Active Tectonics, Quantitative Structural
Geology and Geomorphology
Understanding the processes by which plate tectonics operates and the landscape is sculpted are important contributions from our research and teaching. Such understanding can be applied to natural hazards such as earthquakes, landslides, and flooding. These efforts are focused discipline-wise on structural geology and geomorphology. Studies of active deformation of the earth's crust necessarily use the tools of structural geology (to answer the questions related to the geometry and causes of deformation) and those of geomorphology (to further constrain geometry of deformation, and determine the rates of that deformation). The geomorphic investigations also emphasize the interactions between humans and their environment, especially in the context of historic and active urbanization.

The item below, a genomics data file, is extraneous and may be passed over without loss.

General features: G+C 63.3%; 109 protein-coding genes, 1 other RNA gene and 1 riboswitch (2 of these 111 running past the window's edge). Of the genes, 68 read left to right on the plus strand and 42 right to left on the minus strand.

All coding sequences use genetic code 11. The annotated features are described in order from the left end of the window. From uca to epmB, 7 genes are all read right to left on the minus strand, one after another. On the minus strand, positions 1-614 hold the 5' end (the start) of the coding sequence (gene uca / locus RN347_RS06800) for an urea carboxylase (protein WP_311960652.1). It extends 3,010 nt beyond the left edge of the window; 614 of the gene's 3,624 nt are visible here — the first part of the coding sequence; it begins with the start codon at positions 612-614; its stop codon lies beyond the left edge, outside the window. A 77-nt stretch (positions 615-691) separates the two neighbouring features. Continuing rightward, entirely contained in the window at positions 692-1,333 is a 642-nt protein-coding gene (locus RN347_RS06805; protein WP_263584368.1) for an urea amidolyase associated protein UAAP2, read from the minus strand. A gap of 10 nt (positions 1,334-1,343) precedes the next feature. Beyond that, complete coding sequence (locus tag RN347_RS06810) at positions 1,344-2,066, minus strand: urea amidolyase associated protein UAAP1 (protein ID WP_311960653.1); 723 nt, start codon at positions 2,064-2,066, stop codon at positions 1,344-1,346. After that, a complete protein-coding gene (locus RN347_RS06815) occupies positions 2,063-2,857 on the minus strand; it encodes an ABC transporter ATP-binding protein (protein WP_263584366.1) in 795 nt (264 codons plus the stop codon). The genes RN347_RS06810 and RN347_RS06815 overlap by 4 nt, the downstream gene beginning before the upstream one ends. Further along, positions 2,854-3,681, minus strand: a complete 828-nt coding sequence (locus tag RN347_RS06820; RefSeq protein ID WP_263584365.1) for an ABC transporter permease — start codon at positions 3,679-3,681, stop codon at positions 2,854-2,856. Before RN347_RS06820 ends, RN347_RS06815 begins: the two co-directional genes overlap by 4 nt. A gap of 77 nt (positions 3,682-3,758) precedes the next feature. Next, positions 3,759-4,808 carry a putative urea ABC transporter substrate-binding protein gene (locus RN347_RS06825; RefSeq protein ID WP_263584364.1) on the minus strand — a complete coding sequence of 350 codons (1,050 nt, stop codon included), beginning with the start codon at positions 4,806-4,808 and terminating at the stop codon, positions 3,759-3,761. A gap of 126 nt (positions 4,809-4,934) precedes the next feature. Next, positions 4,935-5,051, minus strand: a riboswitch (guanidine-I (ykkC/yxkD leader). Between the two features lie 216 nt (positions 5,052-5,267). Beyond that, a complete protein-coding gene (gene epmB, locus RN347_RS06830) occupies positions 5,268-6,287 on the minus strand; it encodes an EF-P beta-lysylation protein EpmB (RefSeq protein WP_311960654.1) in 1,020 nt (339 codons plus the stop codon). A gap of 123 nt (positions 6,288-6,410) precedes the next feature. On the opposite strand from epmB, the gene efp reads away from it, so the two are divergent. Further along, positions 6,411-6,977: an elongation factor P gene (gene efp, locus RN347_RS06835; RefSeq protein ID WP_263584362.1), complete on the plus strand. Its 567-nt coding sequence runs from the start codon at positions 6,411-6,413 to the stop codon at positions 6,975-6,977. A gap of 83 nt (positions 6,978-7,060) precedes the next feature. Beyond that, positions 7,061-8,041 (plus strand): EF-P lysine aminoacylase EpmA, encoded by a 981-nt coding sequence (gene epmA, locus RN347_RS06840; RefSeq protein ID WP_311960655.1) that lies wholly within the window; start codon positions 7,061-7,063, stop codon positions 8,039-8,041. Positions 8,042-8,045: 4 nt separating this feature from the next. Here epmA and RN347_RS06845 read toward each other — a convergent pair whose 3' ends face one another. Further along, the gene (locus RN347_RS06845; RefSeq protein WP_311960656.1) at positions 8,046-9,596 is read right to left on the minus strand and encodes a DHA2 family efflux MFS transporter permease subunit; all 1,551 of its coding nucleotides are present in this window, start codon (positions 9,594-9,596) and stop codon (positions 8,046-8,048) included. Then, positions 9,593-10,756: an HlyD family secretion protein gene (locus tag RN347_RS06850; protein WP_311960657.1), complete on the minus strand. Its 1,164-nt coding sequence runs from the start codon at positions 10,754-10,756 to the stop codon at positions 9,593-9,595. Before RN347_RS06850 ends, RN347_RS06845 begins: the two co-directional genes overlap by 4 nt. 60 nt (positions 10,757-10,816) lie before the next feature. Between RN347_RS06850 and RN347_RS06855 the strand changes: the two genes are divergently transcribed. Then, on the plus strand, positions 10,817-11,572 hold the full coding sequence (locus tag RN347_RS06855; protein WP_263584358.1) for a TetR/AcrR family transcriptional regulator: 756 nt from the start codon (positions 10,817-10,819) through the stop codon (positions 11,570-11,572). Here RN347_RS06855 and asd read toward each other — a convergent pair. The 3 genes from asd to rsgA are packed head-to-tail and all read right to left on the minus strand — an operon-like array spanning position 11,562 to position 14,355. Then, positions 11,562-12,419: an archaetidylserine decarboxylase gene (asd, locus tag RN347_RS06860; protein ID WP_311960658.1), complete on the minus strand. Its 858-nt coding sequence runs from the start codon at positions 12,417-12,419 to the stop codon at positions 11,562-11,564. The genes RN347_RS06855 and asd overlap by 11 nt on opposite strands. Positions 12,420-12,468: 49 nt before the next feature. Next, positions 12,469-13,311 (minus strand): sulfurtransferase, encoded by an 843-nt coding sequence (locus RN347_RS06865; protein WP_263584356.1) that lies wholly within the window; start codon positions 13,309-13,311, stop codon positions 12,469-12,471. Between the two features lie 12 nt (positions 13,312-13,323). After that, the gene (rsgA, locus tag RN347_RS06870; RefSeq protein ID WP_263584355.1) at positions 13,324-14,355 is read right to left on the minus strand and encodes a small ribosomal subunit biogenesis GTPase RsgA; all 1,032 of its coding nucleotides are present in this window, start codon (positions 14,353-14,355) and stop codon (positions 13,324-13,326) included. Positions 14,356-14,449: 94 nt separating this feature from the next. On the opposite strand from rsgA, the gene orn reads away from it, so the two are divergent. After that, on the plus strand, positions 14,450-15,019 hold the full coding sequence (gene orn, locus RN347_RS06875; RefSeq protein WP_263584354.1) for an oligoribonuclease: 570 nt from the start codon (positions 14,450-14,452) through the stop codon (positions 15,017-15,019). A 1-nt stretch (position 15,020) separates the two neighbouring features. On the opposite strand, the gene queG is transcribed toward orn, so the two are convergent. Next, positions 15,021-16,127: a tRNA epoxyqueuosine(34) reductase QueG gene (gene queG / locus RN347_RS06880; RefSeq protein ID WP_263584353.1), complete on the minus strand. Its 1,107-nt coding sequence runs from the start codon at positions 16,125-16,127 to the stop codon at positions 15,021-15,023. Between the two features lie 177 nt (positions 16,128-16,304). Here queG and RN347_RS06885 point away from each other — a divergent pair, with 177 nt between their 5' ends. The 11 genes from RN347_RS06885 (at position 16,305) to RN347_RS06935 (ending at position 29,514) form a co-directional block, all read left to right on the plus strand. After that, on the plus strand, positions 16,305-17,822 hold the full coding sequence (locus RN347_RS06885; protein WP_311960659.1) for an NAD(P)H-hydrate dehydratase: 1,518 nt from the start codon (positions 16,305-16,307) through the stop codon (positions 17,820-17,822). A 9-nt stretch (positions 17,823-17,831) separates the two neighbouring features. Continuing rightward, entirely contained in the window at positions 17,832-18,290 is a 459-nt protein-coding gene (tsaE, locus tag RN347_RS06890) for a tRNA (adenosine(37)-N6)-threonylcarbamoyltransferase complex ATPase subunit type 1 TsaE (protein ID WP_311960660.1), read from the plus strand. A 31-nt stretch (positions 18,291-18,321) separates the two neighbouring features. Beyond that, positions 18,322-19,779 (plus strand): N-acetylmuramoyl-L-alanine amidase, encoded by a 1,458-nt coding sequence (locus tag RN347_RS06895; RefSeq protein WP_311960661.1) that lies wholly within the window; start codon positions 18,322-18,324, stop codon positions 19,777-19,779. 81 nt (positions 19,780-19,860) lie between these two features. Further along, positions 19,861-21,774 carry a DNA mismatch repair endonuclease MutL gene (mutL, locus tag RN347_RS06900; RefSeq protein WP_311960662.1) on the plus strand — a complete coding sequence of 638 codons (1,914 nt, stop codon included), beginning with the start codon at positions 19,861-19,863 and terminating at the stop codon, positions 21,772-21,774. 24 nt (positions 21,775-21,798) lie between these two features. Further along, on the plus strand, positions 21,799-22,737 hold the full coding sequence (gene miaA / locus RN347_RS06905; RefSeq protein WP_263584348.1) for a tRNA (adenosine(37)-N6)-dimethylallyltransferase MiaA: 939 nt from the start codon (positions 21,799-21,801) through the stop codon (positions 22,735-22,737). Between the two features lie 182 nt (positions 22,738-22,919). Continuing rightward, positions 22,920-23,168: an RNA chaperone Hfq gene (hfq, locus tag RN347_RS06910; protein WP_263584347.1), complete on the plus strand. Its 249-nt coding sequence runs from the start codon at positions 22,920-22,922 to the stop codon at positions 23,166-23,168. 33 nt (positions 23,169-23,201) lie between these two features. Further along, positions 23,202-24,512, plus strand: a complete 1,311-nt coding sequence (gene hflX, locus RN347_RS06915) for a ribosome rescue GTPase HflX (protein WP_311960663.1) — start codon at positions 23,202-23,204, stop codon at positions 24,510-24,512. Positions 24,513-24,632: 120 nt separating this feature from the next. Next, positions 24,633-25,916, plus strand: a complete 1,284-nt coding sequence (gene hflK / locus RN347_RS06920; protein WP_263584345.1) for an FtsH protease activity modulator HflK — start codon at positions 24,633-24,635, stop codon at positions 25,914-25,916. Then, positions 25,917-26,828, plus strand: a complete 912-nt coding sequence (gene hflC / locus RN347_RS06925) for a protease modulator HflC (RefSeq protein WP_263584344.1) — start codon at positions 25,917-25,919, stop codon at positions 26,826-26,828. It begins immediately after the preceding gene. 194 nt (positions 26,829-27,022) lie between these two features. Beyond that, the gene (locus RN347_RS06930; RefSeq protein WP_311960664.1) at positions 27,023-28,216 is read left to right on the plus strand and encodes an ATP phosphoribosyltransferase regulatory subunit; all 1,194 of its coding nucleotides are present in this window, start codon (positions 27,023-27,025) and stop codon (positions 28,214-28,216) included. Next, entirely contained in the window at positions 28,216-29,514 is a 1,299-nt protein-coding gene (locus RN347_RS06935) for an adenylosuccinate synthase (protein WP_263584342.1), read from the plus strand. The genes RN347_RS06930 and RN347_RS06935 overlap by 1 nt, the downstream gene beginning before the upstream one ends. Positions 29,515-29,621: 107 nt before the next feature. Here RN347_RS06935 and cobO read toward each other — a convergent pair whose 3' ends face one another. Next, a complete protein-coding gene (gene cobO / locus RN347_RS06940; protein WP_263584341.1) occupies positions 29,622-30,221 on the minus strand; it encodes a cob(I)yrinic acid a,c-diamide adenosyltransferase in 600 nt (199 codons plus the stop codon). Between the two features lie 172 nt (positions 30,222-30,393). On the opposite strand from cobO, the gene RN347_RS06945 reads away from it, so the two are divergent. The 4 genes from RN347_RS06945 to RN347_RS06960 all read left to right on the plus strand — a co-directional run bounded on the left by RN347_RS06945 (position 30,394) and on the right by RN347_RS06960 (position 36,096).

We try to take a deductive approach in which observations from exceptional field localities illustrate the general properties of earth processes. Knowledge of process rates is critical, so geochronology is a part of most studies. If possible, generalizations using solid mechanics principles are employed. Not only do we try to balance field observations with theoretical analyses, but also basic investigations with applied studies. Such an attitude embeds one's research in the community and produces useful knowledge.
Research topicsWe are fascinated by the study of the earth's surface, particularly when it is possible to understand and "see" the effect of tectonic or surface processes that have occurred over a period longer than a human lifetime, but shorter than the deep time recorded by hard, consolidated rocks. Areas of research in which we work to produce such understanding include fault systems, active tectonics, and geomorphology. Outstanding research questions include: